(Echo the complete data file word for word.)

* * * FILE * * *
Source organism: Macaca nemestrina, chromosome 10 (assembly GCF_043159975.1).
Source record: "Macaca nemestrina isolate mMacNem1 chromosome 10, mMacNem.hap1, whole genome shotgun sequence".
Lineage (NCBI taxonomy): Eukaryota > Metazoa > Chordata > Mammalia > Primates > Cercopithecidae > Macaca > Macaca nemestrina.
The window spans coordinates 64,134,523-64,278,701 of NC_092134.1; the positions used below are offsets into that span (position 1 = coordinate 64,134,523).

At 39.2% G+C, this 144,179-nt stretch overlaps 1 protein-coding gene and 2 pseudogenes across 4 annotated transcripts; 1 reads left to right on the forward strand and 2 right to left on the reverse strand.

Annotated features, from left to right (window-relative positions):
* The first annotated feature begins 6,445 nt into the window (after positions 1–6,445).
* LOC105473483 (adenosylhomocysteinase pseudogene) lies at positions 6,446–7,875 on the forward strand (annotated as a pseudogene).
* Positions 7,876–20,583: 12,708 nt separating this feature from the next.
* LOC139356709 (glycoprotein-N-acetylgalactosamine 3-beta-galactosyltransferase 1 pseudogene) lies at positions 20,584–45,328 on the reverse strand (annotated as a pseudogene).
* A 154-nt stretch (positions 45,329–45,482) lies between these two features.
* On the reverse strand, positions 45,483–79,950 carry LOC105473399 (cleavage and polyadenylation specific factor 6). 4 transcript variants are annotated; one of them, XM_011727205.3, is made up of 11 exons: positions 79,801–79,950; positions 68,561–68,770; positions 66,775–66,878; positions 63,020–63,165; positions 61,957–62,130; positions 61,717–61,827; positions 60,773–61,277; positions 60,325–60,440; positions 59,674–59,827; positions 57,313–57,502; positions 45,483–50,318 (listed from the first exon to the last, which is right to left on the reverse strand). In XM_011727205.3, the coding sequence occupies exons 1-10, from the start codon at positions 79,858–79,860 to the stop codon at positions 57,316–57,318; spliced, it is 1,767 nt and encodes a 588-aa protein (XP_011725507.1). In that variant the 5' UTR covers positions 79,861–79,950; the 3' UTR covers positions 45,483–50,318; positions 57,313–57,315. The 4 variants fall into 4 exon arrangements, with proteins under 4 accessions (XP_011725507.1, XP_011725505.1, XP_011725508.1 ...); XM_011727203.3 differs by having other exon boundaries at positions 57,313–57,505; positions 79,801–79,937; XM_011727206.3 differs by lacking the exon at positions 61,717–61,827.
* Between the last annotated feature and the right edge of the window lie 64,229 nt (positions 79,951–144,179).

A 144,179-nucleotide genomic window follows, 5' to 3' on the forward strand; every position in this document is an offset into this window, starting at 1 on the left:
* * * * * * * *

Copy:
Source organism: Macaca nemestrina, chromosome 10 (assembly GCF_043159975.1).
Source record: "Macaca nemestrina isolate mMacNem1 chromosome 10, mMacNem.hap1, whole genome shotgun sequence".
Lineage (NCBI taxonomy): Eukaryota > Metazoa > Chordata > Mammalia > Primates > Cercopithecidae > Macaca > Macaca nemestrina.
The window spans coordinates 64,134,523-64,278,701 of NC_092134.1; the positions used below are offsets into that span (position 1 = coordinate 64,134,523).

At 39.2% G+C, this 144,179-nt stretch overlaps 1 protein-coding gene and 2 pseudogenes across 4 annotated transcripts; 1 reads left to right on the forward strand and 2 right to left on the reverse strand.

Annotated features, from left to right (window-relative positions):
* The first annotated feature begins 6,445 nt into the window (after positions 1–6,445).
* LOC105473483 (adenosylhomocysteinase pseudogene) lies at positions 6,446–7,875 on the forward strand (annotated as a pseudogene).
* Positions 7,876–20,583: 12,708 nt separating this feature from the next.
* LOC139356709 (glycoprotein-N-acetylgalactosamine 3-beta-galactosyltransferase 1 pseudogene) lies at positions 20,584–45,328 on the reverse strand (annotated as a pseudogene).
* A 154-nt stretch (positions 45,329–45,482) lies between these two features.
* On the reverse strand, positions 45,483–79,950 carry LOC105473399 (cleavage and polyadenylation specific factor 6). 4 transcript variants are annotated; one of them, XM_011727205.3, is made up of 11 exons: positions 79,801–79,950; positions 68,561–68,770; positions 66,775–66,878; positions 63,020–63,165; positions 61,957–62,130; positions 61,717–61,827; positions 60,773–61,277; positions 60,325–60,440; positions 59,674–59,827; positions 57,313–57,502; positions 45,483–50,318 (listed from the first exon to the last, which is right to left on the reverse strand). In XM_011727205.3, the coding sequence occupies exons 1-10, from the start codon at positions 79,858–79,860 to the stop codon at positions 57,316–57,318; spliced, it is 1,767 nt and encodes a 588-aa protein (XP_011725507.1). In that variant the 5' UTR covers positions 79,861–79,950; the 3' UTR covers positions 45,483–50,318; positions 57,313–57,315. The 4 variants fall into 4 exon arrangements, with proteins under 4 accessions (XP_011725507.1, XP_011725505.1, XP_011725508.1 ...); XM_011727203.3 differs by having other exon boundaries at positions 57,313–57,505; positions 79,801–79,937; XM_011727206.3 differs by lacking the exon at positions 61,717–61,827.
* Between the last annotated feature and the right edge of the window lie 64,229 nt (positions 79,951–144,179).

A 144,179-nucleotide genomic window follows, 5' to 3' on the forward strand; every position in this document is an offset into this window, starting at 1 on the left: